However, if weakness and loss of feeling is still present after 12 months, it’s an indicator of permanent paralysis.
This is the last stage where paralytic polio is divided into three types: spinal polio, bulbar polio and bulbospinal polio.
The most common is spinal polio. Spinal polio will cause the infected to lose feelings in the lower body, mostly in the legs.
In cases of bulbar polio, the muscles and the different nerves bringing information to the brain will be affected. Bulbospinal polio is a combination of the two other types. (16)
Children with paralytic polio have a two to five percent chance of death, whereas adults, have a 15 to 30 percent chance. In cases of bulbar involvement, the chances increase greatly with 25 to 75 percent. (17)
Polio is a highly contagious disease, which cannot be cured. However, there are vaccines which can immunize the body. These are typically offered to newborns up to the age of five. However, if you are travelling to an infected country it’s advisable to check whether you need a booster vaccination to ensure you are protected.
Treatment depends on what type of polio you have. Some require little to no treatment, while others need physical therapy. In severe cases, breathing devices are needed.
Polio treatment is for most parts, a supportive treatment, to help ease pain or fever, and sometimes deformities. (18)
The treatments include the following:
Rest is very important, especially in the early stages. Too much movement or over exertion, could lead to further complications.
During the recovery stage, physical therapy is important to reduce the chances of being paralysed. (19)
There are different therapies to help the recovery as well as ease the muscle pains.
This can include painkillers or different antispasmodic medicines to help relax the muscles. Some may need antibiotic treatment or other medication to help ease a fever or another infection.
In severe cases of polio, if the lungs become paralysed the infected person will inevitably have trouble breathing. If this occurs portable ventilation devices can be used. However, in emergency situations intubation or mechanical ventilation will be needed.
Severe polio can cause deformities, especially in the legs.
This will be treated with orthotic devices such as a knee-ankle-foot brace which will support the lower leg, and keep it straight. Other devices are available for the spine or upper leg.
Corrective surgery is also another treatment.
However, as the person could have difficulties recovering from surgery or experience neurovascular complications, it’s only performed where absolutely necessary. (20)
What is polio? Polio is a highly infectious illness which can be debilitating and sometimes fatal. Children under five are at most risk of this condition.
What are the sign of polio? A telltale sign of polio is a sore throat. It is one of the first symptoms developed because the infection resides in the throat. Although some people may not show any symptoms at all, others will show signs of paralysis. Therefore, it does depend on the severity of the infection.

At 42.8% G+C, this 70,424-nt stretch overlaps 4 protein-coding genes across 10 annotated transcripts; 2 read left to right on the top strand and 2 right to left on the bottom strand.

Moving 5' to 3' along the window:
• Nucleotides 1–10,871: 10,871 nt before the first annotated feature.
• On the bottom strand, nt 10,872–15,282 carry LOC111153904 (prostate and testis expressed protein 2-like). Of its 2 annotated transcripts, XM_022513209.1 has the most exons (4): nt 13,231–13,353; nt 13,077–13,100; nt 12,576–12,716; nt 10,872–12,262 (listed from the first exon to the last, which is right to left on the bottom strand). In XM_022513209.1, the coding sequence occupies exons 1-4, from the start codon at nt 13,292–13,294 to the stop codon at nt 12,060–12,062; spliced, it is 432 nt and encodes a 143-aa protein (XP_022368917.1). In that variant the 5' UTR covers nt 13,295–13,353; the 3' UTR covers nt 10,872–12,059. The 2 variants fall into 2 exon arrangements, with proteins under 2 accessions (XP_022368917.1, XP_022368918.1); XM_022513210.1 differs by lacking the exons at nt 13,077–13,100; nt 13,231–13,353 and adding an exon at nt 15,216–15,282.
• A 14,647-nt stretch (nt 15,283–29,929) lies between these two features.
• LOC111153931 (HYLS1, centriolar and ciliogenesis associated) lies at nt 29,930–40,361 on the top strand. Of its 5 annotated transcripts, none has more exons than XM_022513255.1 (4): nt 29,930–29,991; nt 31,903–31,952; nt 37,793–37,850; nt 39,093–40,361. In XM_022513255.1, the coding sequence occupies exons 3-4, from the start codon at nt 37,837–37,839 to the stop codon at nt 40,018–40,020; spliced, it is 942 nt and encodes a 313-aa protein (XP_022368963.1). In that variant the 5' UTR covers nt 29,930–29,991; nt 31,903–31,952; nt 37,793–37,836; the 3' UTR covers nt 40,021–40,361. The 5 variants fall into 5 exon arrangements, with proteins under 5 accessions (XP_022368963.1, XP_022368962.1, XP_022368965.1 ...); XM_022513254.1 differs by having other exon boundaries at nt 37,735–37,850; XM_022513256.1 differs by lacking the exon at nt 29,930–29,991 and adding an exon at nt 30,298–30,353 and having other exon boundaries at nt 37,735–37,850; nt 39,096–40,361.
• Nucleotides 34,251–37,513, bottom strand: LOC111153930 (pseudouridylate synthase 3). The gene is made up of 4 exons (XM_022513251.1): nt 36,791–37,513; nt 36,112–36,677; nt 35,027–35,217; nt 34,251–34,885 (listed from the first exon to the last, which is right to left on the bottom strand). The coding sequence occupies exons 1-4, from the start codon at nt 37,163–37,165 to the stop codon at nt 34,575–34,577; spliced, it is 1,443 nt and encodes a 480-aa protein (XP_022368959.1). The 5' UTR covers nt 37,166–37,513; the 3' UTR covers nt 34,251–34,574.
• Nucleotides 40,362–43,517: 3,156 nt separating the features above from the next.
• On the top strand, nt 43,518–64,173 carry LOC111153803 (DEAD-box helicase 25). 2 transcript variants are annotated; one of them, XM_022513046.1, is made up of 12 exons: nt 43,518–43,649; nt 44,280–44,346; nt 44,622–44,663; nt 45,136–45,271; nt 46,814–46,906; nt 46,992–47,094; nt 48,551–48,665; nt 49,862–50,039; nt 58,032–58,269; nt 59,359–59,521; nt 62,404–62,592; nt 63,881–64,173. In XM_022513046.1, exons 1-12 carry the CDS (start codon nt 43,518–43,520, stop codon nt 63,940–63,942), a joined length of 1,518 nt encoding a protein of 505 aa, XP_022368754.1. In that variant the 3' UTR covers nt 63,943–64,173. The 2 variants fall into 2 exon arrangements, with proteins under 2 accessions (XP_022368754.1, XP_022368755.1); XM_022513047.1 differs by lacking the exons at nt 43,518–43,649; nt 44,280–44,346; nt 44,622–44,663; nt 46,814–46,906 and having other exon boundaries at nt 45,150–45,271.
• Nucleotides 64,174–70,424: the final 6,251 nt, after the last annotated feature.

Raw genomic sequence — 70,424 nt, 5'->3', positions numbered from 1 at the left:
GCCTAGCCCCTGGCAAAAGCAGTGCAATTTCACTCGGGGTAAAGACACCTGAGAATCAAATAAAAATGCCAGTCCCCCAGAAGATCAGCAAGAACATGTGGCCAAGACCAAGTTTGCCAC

How do you develop polio? The poliovirus thrives in the throat and intestines and the infection can spread by contact with feces or sometimes by coughing or sneezing. In rare cases, polio vaccine can trigger paralytic poliomyelitis. (21)
How are you diagnosed for polio? Doctors can diagnose polio by examining specimens from the throat or stool. Other alternatives include: a cerebrospinal fluid test (CSF), or through a polymerase chain reaction (PCR). (22)
What is the best treatment for polio? The best treatment for polio depends on what type of polio you have. Some types require physical therapy or other rehabilitating treatments. Others might need assistance with breathing.
What are the long term complications of polio? Post-polio syndrome (PPS) is a long term complication of polio which affects the recovered person maybe many years later. It’s not fatal, but the person will start to show muscle weakness in areas that were previous infected. People most at risk for PPS are those who had a harder recovery from the first infection. (23)
Is polio considered a disability? Polio is a crippling illness, which can lead to paralysis. In those cases it is considered a disability.
Is there any cure for polio? No, polio can’t be cured. However, there is a vaccine available for children from two months old up to five years of age.
Is polio life threatening? Yes it can be. The poliovirus can in some cases paralyse the respiratory organs where the person will be unable to breathe. This is the number one cause of death in polio. (24)
Polio or poliomyelitis, is a highly infectious illness, which can paralyse the infected and even cause death.
It is spread through contact with feces or by coughing and sneezing. In rare cases it can be transmitted through contaminated water or food.
A telltale symptom is a sore throat, fever or headaches. In severe cases symptoms are meningitis and paresthesia.
The virus is present in the intestines and throat, but in some cases it can travel to the nervous system where it can cause paralysis. Thankfully, in most cases it can be treated with physical therapy and make a full recovery.
It’s a condition which can affect anyone of any age, although children under five years of age are most susceptible.
There is no cure, but it can be prevented through vaccination and following basic hygiene and sanitation practices, like washing your hands and cleaning toys regularly.